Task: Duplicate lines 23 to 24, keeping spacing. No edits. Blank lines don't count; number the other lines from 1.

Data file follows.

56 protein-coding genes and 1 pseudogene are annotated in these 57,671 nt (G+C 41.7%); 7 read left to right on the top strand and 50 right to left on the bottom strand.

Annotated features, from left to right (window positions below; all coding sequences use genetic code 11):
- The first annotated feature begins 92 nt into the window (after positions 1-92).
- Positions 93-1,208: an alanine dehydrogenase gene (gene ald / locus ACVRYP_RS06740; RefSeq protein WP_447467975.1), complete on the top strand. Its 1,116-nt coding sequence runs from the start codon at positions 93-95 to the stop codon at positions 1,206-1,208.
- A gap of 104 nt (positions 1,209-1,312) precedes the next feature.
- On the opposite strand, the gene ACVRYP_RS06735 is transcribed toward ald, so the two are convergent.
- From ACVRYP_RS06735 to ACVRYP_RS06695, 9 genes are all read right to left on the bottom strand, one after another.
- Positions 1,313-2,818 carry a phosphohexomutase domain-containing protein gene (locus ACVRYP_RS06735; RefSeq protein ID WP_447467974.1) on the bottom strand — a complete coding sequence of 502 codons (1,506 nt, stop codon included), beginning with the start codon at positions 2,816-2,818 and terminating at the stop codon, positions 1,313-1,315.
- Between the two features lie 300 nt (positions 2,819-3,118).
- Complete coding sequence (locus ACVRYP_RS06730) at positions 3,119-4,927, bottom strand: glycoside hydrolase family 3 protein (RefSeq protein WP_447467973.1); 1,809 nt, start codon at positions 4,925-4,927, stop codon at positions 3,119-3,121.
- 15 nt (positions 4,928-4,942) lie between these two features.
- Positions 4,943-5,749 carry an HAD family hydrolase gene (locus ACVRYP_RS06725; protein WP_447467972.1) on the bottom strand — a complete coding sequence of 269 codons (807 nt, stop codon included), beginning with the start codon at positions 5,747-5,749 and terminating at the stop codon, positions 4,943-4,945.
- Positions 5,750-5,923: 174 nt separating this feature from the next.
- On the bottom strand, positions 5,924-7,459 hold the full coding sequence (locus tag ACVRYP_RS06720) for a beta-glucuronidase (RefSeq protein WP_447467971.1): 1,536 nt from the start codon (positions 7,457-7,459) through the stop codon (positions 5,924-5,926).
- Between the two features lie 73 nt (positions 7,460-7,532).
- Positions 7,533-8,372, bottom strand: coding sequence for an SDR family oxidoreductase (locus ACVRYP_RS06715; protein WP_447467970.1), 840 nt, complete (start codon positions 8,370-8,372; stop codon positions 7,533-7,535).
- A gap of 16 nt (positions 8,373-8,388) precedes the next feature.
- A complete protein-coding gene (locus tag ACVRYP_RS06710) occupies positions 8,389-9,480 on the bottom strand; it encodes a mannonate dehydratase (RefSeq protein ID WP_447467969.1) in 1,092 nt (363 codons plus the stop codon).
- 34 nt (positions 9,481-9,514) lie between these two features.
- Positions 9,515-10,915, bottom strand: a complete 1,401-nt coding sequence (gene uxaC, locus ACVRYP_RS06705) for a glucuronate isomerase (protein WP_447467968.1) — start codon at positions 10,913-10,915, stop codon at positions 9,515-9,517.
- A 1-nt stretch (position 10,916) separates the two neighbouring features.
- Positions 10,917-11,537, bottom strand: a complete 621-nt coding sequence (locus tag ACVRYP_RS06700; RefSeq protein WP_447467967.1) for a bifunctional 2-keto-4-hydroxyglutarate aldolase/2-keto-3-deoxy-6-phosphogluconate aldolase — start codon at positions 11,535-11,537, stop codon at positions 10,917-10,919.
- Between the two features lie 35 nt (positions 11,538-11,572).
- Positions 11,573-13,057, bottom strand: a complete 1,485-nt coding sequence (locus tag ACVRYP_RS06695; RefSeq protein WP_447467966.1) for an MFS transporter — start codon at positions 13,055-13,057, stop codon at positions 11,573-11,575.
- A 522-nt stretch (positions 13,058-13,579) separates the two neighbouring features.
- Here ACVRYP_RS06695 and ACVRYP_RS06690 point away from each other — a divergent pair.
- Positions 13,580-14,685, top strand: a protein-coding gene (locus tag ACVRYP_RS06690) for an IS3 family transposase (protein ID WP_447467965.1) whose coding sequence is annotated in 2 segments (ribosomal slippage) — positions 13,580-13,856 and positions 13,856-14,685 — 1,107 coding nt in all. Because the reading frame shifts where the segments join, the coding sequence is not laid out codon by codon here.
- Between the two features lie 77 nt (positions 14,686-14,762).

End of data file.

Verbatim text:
- Between the two features lie 35 nt (positions 11,538-11,572).
- Positions 11,573-13,057, bottom strand: a complete 1,485-nt coding sequence (locus tag ACVRYP_RS06695; RefSeq protein WP_447467966.1) for an MFS transporter — start codon at positions 13,055-13,057, stop codon at positions 11,573-11,575.